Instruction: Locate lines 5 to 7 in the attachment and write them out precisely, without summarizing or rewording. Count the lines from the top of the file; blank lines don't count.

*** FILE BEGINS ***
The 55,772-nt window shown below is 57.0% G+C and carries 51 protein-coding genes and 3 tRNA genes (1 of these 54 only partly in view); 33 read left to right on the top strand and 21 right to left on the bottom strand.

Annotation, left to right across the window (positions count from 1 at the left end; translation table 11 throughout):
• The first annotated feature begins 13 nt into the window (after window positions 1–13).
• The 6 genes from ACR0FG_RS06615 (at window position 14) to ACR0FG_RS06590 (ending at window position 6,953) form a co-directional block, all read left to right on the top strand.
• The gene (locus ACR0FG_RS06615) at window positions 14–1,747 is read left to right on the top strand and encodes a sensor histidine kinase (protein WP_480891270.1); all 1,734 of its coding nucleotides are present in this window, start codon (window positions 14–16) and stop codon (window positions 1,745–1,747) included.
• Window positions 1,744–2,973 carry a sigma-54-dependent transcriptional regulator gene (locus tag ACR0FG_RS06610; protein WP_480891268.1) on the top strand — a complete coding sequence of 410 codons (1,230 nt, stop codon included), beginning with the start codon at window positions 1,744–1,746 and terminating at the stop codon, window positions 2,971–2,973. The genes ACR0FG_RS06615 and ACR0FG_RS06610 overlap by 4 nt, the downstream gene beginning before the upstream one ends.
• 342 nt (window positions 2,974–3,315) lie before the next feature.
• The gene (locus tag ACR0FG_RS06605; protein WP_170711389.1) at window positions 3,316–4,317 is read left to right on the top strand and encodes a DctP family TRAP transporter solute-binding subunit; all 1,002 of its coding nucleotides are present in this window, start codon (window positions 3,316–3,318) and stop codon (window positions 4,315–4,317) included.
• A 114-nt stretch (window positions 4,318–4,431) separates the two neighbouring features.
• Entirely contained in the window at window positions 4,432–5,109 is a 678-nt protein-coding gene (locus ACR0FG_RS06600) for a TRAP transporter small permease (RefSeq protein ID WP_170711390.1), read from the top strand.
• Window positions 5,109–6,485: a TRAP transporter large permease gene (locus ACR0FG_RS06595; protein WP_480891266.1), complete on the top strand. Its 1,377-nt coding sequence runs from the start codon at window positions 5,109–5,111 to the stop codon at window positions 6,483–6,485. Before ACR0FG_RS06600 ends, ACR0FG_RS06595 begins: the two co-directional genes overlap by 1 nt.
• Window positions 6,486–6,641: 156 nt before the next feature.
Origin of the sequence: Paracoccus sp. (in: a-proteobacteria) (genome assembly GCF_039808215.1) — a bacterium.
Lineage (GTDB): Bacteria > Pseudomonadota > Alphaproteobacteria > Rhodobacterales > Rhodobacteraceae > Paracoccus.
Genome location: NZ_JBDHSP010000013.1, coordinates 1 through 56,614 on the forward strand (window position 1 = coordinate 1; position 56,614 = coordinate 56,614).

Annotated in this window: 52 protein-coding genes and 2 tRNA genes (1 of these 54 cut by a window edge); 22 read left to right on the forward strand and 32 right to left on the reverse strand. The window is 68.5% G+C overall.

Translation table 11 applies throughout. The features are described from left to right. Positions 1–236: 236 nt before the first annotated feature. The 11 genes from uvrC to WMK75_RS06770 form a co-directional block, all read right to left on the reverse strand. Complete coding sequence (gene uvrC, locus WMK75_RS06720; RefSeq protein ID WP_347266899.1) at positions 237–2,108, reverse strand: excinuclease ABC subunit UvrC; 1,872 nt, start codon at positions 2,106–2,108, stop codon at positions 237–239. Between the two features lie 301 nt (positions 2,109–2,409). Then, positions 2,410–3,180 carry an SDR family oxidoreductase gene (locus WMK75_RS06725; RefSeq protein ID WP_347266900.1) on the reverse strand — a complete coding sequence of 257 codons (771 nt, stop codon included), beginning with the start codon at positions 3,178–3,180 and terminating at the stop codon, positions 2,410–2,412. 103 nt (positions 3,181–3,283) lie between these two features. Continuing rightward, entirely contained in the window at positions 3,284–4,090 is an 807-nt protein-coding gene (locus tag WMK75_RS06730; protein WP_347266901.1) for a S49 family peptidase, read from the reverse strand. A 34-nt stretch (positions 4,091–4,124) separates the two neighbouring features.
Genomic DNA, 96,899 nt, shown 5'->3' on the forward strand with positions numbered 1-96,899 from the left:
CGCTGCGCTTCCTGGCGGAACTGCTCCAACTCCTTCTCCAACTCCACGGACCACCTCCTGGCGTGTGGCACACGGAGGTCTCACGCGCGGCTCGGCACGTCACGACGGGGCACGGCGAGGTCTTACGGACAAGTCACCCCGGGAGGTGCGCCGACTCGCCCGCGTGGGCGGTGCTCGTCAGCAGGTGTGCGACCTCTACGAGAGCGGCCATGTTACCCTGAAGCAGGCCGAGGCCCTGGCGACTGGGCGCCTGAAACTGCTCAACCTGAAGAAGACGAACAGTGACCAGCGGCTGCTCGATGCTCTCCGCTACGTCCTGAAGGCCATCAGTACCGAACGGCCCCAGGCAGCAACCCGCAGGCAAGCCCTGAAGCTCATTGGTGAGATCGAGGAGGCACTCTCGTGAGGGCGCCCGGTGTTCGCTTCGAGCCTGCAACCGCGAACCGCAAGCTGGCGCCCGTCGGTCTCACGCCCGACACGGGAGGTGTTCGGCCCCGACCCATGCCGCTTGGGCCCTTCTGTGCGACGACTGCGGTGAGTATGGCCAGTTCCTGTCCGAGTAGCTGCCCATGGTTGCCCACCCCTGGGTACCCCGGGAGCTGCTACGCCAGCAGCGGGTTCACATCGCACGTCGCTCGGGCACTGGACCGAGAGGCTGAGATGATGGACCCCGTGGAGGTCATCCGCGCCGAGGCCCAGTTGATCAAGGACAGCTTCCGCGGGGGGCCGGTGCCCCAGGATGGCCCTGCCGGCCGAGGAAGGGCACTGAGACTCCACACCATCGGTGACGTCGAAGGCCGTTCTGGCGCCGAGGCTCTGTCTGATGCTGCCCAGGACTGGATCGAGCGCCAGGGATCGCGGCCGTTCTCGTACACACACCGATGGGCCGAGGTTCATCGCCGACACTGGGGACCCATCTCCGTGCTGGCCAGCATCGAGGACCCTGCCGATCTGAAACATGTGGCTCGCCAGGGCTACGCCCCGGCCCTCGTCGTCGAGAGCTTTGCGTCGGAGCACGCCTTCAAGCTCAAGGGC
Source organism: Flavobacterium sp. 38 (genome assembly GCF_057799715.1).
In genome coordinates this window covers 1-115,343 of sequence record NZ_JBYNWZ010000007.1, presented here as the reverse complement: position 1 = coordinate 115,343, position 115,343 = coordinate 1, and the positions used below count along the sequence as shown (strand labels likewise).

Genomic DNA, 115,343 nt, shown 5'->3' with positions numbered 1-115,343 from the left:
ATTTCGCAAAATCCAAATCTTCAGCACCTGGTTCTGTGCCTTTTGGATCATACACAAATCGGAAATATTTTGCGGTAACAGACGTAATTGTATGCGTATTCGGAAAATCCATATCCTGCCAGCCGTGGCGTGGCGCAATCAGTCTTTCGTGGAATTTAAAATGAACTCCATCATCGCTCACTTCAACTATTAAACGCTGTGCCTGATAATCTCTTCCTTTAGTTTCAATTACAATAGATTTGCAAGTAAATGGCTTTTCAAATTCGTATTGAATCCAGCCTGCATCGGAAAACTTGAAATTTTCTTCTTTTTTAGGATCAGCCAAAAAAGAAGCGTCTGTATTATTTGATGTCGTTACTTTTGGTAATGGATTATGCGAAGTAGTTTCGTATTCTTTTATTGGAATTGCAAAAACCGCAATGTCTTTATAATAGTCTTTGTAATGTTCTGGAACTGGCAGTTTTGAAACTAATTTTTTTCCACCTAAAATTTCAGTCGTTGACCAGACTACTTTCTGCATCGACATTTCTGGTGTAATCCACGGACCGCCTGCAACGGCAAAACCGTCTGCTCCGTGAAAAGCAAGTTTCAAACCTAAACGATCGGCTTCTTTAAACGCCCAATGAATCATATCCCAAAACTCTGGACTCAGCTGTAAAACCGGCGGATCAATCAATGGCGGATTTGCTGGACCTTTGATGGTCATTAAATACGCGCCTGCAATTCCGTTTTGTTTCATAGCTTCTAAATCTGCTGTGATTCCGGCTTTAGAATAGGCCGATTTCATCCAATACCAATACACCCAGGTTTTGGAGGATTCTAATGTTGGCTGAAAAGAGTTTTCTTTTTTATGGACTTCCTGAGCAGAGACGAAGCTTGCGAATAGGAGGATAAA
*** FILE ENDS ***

• The gene (locus ACR0FG_RS06615) at window positions 14–1,747 is read left to right on the top strand and encodes a sensor histidine kinase (protein WP_480891270.1); all 1,734 of its coding nucleotides are present in this window, start codon (window positions 14–16) and stop codon (window positions 1,745–1,747) included.
• Window positions 1,744–2,973 carry a sigma-54-dependent transcriptional regulator gene (locus tag ACR0FG_RS06610; protein WP_480891268.1) on the top strand — a complete coding sequence of 410 codons (1,230 nt, stop codon included), beginning with the start codon at window positions 1,744–1,746 and terminating at the stop codon, window positions 2,971–2,973. The genes ACR0FG_RS06615 and ACR0FG_RS06610 overlap by 4 nt, the downstream gene beginning before the upstream one ends.
• 342 nt (window positions 2,974–3,315) lie before the next feature.